Unshelved by Bill Barnes and Gene Ambaum
comic strip overdue media

Saturday, April 02, 2011

I've always thought this was remarkable

Ancient Greek Computer Had Surprising Sun Tracker
The world’s oldest astronomical calculator is famous for having intricate gear systems centuries ahead of their time. But new work shows the Antikythera mechanism used pure geometry, as well as flashy gears to track celestial bodies’ motion through the heavens.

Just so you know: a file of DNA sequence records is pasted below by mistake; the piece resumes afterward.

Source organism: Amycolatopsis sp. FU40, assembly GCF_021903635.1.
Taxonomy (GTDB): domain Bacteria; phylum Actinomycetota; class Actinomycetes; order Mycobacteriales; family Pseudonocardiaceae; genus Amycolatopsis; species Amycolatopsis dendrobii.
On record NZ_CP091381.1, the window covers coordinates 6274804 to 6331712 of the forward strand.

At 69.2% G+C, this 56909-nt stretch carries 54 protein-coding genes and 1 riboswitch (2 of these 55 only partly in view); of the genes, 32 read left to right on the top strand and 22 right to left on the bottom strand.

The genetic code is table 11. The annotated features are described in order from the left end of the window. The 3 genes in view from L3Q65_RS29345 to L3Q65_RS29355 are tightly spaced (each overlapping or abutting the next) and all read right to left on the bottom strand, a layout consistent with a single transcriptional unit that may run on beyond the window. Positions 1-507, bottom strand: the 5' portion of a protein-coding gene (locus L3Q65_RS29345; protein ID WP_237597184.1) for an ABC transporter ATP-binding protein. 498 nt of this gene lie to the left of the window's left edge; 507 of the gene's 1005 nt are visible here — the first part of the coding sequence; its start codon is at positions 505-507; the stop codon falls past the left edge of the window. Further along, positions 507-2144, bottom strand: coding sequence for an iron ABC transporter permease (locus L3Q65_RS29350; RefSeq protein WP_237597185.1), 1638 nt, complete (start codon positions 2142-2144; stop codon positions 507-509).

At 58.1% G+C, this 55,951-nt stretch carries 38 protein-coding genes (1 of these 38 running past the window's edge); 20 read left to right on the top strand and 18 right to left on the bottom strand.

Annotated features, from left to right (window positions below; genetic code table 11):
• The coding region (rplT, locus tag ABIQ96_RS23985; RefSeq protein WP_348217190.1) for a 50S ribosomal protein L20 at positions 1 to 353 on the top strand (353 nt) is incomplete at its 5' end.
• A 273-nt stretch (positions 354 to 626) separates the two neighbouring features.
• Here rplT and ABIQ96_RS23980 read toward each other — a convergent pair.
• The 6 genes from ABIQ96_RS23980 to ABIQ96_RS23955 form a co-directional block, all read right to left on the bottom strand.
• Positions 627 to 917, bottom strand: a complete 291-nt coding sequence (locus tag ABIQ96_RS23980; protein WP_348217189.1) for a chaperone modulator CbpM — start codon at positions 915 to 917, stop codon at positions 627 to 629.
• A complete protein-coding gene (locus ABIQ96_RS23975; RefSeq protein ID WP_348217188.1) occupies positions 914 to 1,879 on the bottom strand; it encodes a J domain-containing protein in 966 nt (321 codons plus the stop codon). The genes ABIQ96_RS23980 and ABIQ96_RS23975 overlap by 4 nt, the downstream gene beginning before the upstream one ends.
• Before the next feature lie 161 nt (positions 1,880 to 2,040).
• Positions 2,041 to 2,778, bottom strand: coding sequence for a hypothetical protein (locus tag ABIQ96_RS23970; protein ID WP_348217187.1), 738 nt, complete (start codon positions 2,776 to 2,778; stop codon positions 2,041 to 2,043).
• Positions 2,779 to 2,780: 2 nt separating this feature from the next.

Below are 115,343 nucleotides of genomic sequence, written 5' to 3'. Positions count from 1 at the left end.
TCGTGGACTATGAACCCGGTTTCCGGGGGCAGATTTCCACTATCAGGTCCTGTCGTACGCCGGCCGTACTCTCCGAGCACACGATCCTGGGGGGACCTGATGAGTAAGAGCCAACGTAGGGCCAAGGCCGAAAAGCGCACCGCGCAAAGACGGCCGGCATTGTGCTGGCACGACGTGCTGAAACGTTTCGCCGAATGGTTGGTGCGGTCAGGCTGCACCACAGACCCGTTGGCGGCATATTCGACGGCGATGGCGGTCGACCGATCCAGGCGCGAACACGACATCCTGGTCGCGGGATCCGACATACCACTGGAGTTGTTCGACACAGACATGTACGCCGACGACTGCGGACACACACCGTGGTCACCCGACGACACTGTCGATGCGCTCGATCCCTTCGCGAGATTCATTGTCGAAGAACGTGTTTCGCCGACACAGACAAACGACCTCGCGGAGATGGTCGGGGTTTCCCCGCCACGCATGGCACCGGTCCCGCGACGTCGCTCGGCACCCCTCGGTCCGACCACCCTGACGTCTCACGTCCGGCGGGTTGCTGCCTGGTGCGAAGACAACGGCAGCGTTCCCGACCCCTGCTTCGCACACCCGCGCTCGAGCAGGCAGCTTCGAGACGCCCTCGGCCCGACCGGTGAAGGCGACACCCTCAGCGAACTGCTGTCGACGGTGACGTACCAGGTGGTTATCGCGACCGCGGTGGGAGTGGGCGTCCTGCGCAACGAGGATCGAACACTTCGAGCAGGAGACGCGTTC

The device, a 2,000-year-old assemblage of gears and wheels that matched 19th century clocks in precision and complexity, was salvaged from a shipwreck off the Greek island of Antikythera in 1901.

Called the Antikythera mechanism, the machine gracefully kept track of the day of the year, the positions of the sun and the moon, and perhaps the other planets. It also predicted eclipses and kept track of upcoming Olympic games.
Now, due to some new research, it turns out it uses precise geometry to allow for irregularities in apparent speed of the Sun's transit across the heavens due to Earth's elliptical orbit.

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